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(a) Where to File. Except as provided in (b),
(1) a complaint against a judge of a United States court of appeals, a United States district court, a United States bankruptcy court, or a United States magistrate judge must be filed with the circuit clerk in the jurisdiction in which the subject judge holds office.
(2) a complaint against a judge of the United States Court of International Trade or the United States Court of Federal Claims must be filed with the respective clerk of that court.
(3) a complaint against a judge of the United States Court of Appeals for the Federal Circuit must be filed with the circuit executive of that court.
(b) Misconduct in Another Circuit; Transfer. If a complaint alleges misconduct in the course of official business while the subject judge was sitting on a court by designation under 28 U.S.C. §§291–293 and 294(d), the complaint may be filed or identified with the circuit clerk of that circuit or of the subject judge’s home circuit. The proceeding will continue in the circuit of the first-filed or first-identified complaint. The judicial council of the circuit where the complaint was first filed or first identified may transfer the complaint to the subject judge’s home circuit or to the circuit where the alleged misconduct occurred, as the case may be.
Title 28 U.S.C. §351 states that complaints are to be filed with “the clerk of the court of appeals for the circuit.” However, in many circuits, this role is filled by circuit executives. Accordingly, the term “circuit clerk,” as defined in Rule 3(b) and used throughout these Rules, applies to circuit executives.
Section 351 uses the term “the circuit” in a way that suggests that either the home circuit of the subject judge or the circuit in which misconduct is alleged to have occurred is the proper venue for complaints. With an exception for judges sitting by designation, the Rule requires the filing or identification of a misconduct or disability complaint in the circuit in which the judge holds office, largely based on the administrative perspective of the Act. Given the Act’s emphasis on the future conduct of the business of the courts, the circuit in which the judge holds office is the appropriate forum because that circuit is likely best able to influence a judge’s future behavior in constructive ways.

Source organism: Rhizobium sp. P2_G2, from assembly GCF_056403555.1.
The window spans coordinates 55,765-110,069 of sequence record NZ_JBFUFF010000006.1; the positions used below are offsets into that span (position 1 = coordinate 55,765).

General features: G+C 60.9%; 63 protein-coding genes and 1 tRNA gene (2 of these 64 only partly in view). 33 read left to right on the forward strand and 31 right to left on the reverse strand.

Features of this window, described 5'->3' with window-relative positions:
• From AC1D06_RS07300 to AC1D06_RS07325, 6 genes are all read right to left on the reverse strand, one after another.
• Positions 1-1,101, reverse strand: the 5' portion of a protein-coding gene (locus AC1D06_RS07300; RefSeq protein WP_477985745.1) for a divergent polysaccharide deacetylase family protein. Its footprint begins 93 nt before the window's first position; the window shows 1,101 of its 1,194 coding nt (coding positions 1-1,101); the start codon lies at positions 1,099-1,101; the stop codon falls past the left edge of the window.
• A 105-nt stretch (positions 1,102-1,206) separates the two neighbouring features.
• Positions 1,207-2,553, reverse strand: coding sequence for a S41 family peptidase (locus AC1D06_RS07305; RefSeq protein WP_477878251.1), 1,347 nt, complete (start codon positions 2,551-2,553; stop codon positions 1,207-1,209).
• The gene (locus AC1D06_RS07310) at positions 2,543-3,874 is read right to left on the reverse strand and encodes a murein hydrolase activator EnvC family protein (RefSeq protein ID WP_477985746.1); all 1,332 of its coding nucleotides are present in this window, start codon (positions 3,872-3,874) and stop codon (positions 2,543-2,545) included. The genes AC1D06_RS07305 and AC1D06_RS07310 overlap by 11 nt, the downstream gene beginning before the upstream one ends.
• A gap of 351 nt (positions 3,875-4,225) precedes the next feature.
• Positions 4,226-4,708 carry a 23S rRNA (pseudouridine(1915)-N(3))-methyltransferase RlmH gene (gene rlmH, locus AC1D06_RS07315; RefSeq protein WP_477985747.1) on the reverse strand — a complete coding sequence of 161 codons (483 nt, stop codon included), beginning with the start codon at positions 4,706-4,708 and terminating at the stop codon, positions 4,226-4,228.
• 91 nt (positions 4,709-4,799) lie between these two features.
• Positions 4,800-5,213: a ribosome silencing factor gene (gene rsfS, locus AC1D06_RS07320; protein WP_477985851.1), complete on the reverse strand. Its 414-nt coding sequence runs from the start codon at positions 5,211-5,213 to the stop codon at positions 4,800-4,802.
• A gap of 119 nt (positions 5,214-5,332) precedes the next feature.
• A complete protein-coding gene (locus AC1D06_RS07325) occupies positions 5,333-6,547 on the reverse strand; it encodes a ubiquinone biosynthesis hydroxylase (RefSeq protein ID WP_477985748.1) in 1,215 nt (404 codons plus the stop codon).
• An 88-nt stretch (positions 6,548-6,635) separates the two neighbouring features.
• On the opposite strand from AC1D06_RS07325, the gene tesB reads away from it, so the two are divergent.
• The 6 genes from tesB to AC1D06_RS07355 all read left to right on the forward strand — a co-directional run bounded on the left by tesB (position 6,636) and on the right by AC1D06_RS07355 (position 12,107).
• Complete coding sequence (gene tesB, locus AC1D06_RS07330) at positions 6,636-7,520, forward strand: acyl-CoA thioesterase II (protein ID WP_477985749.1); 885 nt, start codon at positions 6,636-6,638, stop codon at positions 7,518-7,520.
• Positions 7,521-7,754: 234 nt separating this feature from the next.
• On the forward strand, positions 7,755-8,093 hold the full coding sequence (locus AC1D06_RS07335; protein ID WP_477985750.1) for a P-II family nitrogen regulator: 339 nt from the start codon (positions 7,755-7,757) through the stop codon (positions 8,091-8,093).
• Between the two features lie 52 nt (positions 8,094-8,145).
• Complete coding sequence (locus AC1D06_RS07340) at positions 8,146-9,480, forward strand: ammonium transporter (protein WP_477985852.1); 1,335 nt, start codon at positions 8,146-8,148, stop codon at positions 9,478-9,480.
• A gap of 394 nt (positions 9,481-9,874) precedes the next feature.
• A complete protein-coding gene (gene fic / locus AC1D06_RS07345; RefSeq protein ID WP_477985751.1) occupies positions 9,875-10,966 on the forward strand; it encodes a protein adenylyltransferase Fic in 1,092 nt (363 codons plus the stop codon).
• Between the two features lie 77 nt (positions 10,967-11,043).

However, when judges sit by designation, the non-home circuit has a strong interest in redressing misconduct in the course of official business, and where allegations also involve a member of the bar — ex parte contact between an attorney and a judge, for example — it may often be desirable to have the judicial and bar misconduct proceedings take place in the same venue. Rule 7(b), therefore, allows transfer to, or filing or identification of a complaint in, the non-home circuit. The proceeding may be transferred by the judicial council of the filing or identified circuit to the other circuit.